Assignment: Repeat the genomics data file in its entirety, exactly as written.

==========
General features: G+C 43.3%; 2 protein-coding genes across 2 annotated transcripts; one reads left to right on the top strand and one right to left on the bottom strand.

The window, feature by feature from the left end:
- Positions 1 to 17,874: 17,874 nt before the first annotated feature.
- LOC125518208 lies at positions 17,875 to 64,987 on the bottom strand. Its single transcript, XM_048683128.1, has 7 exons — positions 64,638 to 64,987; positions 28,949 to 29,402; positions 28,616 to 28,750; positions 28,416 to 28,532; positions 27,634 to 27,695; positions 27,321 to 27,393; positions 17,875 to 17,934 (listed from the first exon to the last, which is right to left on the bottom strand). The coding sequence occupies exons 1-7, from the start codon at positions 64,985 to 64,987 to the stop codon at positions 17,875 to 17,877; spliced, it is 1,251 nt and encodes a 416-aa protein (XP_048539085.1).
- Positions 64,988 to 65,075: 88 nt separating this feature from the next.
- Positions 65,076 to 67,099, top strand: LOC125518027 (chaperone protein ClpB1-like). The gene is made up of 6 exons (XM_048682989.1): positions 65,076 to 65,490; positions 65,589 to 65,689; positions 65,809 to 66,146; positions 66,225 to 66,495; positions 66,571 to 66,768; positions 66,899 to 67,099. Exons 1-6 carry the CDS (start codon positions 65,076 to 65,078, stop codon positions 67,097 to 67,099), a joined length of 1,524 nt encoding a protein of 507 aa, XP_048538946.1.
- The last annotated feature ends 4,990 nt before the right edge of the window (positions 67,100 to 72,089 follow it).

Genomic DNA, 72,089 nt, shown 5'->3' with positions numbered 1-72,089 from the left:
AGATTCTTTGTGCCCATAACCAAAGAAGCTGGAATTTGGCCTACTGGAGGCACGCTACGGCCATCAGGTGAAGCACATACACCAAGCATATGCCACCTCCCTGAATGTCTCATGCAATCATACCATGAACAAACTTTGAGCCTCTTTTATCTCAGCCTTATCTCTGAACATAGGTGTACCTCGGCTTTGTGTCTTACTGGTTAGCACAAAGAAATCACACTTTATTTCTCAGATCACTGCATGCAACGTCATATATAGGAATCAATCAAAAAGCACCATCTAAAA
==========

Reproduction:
General features: G+C 43.3%; 2 protein-coding genes across 2 annotated transcripts; one reads left to right on the top strand and one right to left on the bottom strand.

The window, feature by feature from the left end:
- Positions 1 to 17,874: 17,874 nt before the first annotated feature.
- LOC125518208 lies at positions 17,875 to 64,987 on the bottom strand. Its single transcript, XM_048683128.1, has 7 exons — positions 64,638 to 64,987; positions 28,949 to 29,402; positions 28,616 to 28,750; positions 28,416 to 28,532; positions 27,634 to 27,695; positions 27,321 to 27,393; positions 17,875 to 17,934 (listed from the first exon to the last, which is right to left on the bottom strand). The coding sequence occupies exons 1-7, from the start codon at positions 64,985 to 64,987 to the stop codon at positions 17,875 to 17,877; spliced, it is 1,251 nt and encodes a 416-aa protein (XP_048539085.1).
- Positions 64,988 to 65,075: 88 nt separating this feature from the next.
- Positions 65,076 to 67,099, top strand: LOC125518027 (chaperone protein ClpB1-like). The gene is made up of 6 exons (XM_048682989.1): positions 65,076 to 65,490; positions 65,589 to 65,689; positions 65,809 to 66,146; positions 66,225 to 66,495; positions 66,571 to 66,768; positions 66,899 to 67,099. Exons 1-6 carry the CDS (start codon positions 65,076 to 65,078, stop codon positions 67,097 to 67,099), a joined length of 1,524 nt encoding a protein of 507 aa, XP_048538946.1.
- The last annotated feature ends 4,990 nt before the right edge of the window (positions 67,100 to 72,089 follow it).

Genomic DNA, 72,089 nt, shown 5'->3' with positions numbered 1-72,089 from the left:
AGATTCTTTGTGCCCATAACCAAAGAAGCTGGAATTTGGCCTACTGGAGGCACGCTACGGCCATCAGGTGAAGCACATACACCAAGCATATGCCACCTCCCTGAATGTCTCATGCAATCATACCATGAACAAACTTTGAGCCTCTTTTATCTCAGCCTTATCTCTGAACATAGGTGTACCTCGGCTTTGTGTCTTACTGGTTAGCACAAAGAAATCACACTTTATTTCTCAGATCACTGCATGCAACGTCATATATAGGAATCAATCAAAAAGCACCATCTAAAA